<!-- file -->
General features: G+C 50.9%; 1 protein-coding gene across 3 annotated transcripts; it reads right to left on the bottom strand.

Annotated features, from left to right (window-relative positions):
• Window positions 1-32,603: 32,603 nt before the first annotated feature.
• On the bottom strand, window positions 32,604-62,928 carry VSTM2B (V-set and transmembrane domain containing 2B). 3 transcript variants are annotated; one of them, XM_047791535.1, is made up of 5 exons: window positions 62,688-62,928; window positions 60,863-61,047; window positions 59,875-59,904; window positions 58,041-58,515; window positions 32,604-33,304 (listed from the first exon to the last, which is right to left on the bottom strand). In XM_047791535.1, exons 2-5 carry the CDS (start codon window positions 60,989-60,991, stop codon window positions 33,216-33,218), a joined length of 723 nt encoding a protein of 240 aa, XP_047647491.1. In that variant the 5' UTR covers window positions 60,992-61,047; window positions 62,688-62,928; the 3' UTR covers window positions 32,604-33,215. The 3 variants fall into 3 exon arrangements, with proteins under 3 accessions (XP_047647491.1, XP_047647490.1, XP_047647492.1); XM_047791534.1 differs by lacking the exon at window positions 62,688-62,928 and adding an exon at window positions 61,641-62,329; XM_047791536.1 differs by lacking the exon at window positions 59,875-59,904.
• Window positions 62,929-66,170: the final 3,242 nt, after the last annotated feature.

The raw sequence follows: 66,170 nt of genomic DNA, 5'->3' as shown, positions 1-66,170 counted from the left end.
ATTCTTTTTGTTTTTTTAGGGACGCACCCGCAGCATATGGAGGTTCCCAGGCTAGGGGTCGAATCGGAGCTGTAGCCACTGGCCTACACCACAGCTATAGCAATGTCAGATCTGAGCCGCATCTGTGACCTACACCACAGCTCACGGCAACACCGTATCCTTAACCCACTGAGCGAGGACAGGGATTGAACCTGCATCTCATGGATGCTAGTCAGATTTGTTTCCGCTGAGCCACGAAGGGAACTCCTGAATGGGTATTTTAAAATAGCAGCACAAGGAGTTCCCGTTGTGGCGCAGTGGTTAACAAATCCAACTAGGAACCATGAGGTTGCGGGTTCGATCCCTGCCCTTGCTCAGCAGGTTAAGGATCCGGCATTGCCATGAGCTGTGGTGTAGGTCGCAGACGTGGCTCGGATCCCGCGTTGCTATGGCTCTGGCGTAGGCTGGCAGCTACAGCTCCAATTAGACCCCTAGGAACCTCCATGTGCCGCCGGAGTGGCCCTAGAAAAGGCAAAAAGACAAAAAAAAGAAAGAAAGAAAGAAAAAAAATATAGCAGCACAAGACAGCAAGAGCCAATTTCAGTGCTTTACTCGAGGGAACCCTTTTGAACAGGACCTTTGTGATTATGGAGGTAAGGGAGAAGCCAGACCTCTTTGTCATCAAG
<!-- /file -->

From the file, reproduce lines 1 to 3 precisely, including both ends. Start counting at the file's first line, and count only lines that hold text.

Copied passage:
General features: G+C 50.9%; 1 protein-coding gene across 3 annotated transcripts; it reads right to left on the bottom strand.

Annotated features, from left to right (window-relative positions):
• Window positions 1-32,603: 32,603 nt before the first annotated feature.